Missouri Department Of Transportation To Use LRAD Sound Cannons On Speeding DriversSystem will shoot warning messages through drivers’ windshields
Apr. 10, 2014
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The Missouri Department of Transportation revealed two newly acquired LRAD sound cannons this week, which will reportedly be used to target vehicles that speed in work zones.
Coming in at $25,000 a piece, the Long-Range Acoustic Device, a sonic weapon best know for its use against protesters and insurgents in Afghanistan, will alert drivers to road conditions by shooting a loud verbal message through their windshields.
“The LRAD puts out up to 153 decibels of sound through an emitter, not a loud speaker,” said MoDOT employee Michele Compton. “The sound easily penetrates the windshield and well-insulated cab of a car, even overriding the vehicle's engine sounds and a radio turned up loud enough to jam to tunes at highway speeds.”
Along with being placed at highway work sites, the LRADs will also be mounted to the back of MoDOT work vehicles. During a 2013 field test, an integrated radar unit was used to automatically activate the LRAD when an “at-risk vehicle” approached to closely.
“Slow vehicles ahead,” a voice repeats between loud alarm sounds.
At a similar test with LRAD Corporation representatives, State Maintenance Engineer Beth Wright referred to the system as a valuable safety tool.
“When you hear that, you do pay attention," Wright said. "The intent is for a driver to hear it, to capture their attention, not startle."
While MoDOT says the LRAD will be used at safe levels, the system is more than capable of causing irreversible damage if used past 130d.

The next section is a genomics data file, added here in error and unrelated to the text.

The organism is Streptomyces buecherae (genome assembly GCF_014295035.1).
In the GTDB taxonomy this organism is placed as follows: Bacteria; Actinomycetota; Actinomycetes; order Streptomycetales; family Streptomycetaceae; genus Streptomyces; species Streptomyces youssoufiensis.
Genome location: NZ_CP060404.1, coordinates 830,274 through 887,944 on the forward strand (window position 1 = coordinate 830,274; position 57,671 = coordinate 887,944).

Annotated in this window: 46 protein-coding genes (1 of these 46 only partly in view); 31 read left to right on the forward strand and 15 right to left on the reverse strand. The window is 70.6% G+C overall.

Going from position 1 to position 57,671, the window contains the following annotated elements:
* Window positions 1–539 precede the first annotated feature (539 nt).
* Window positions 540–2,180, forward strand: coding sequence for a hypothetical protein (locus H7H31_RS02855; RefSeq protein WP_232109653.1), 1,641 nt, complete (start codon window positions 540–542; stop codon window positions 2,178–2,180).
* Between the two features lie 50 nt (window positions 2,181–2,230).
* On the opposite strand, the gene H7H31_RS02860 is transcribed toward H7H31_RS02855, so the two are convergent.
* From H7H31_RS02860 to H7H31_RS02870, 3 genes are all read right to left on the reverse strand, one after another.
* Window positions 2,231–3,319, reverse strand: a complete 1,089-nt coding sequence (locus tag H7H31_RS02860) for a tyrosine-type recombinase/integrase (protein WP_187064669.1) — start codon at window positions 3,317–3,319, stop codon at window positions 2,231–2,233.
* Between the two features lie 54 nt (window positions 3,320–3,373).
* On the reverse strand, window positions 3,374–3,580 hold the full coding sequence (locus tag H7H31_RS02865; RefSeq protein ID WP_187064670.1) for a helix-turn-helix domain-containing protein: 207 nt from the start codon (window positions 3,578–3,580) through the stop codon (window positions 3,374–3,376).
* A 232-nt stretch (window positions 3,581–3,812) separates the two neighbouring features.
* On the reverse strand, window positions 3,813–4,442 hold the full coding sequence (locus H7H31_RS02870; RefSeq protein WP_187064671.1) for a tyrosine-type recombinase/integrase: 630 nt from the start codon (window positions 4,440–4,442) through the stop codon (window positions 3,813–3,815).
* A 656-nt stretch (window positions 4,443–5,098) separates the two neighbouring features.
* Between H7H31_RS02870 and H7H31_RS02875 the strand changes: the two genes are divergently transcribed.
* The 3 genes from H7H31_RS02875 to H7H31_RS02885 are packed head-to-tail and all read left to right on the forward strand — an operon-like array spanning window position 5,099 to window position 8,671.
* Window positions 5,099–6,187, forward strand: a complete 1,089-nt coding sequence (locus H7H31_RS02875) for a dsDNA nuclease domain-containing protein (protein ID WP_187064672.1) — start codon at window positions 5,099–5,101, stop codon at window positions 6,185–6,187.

Residents of Kansas City were less than thrilled to learn that their state’s transportation department had become the first in the country to purchase such a system.
“What about the workers and those that live near the construction zone?” Laurie Merrill noted on Facebook. “Who wants to have that constantly blaring in their ears.”
While MoDOT will undoubtedly work to convince residents of the device’s usefulness, its continued roll-out in the United States has few excited.
The U.S. Air National Guard purchased half a million dollars worth of portable LRAD systems to be deployed throughout the country in 2012.
“The Air National Guard will be deploying the LRAD 100X systems throughout the country to support and assist civil authorities in the event of severe natural or man-made disasters,” President and CEO of LRAD Tom Brown said.
During the 2009 G20 summit in Pittsburgh, militarized police for the first time used several LRAD units mounted to armored vehicles against peaceful protesters.